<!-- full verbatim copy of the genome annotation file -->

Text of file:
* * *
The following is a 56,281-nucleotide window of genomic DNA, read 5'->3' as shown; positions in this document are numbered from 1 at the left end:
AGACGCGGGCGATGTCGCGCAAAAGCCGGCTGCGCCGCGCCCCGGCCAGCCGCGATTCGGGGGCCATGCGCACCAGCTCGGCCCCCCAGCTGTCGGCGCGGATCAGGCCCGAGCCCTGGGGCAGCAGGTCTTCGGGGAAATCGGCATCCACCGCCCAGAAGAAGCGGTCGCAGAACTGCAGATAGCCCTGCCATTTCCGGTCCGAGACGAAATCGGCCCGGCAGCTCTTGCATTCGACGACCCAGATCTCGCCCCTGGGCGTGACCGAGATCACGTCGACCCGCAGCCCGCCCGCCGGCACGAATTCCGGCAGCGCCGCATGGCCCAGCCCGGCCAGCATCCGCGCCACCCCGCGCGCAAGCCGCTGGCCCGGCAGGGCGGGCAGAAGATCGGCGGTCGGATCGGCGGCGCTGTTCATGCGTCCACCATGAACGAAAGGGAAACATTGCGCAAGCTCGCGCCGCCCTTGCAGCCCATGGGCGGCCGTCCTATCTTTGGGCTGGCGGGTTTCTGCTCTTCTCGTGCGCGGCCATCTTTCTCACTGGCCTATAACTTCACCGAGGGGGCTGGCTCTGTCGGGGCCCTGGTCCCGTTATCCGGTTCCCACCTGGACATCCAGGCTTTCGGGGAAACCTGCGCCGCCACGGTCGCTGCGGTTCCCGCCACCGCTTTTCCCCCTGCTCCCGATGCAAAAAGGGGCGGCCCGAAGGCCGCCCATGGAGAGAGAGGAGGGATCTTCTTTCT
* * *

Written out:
The following is a 56,281-nucleotide window of genomic DNA, read 5'->3' as shown; positions in this document are numbered from 1 at the left end:
AGACGCGGGCGATGTCGCGCAAAAGCCGGCTGCGCCGCGCCCCGGCCAGCCGCGATTCGGGGGCCATGCGCACCAGCTCGGCCCCCCAGCTGTCGGCGCGGATCAGGCCCGAGCCCTGGGGCAGCAGGTCTTCGGGGAAATCGGCATCCACCGCCCAGAAGAAGCGGTCGCAGAACTGCAGATAGCCCTGCCATTTCCGGTCCGAGACGAAATCGGCCCGGCAGCTCTTGCATTCGACGACCCAGATCTCGCCCCTGGGCGTGACCGAGATCACGTCGACCCGCAGCCCGCCCGCCGGCACGAATTCCGGCAGCGCCGCATGGCCCAGCCCGGCCAGCATCCGCGCCACCCCGCGCGCAAGCCGCTGGCCCGGCAGGGCGGGCAGAAGATCGGCGGTCGGATCGGCGGCGCTGTTCATGCGTCCACCATGAACGAAAGGGAAACATTGCGCAAGCTCGCGCCGCCCTTGCAGCCCATGGGCGGCCGTCCTATCTTTGGGCTGGCGGGTTTCTGCTCTTCTCGTGCGCGGCCATCTTTCTCACTGGCCTATAACTTCACCGAGGGGGCTGGCTCTGTCGGGGCCCTGGTCCCGTTATCCGGTTCCCACCTGGACATCCAGGCTTTCGGGGAAACCTGCGCCGCCACGGTCGCTGCGGTTCCCGCCACCGCTTTTCCCCCTGCTCCCGATGCAAAAAGGGGCGGCCCGAAGGCCGCCCATGGAGAGAGAGGAGGGATCTTCTTTCT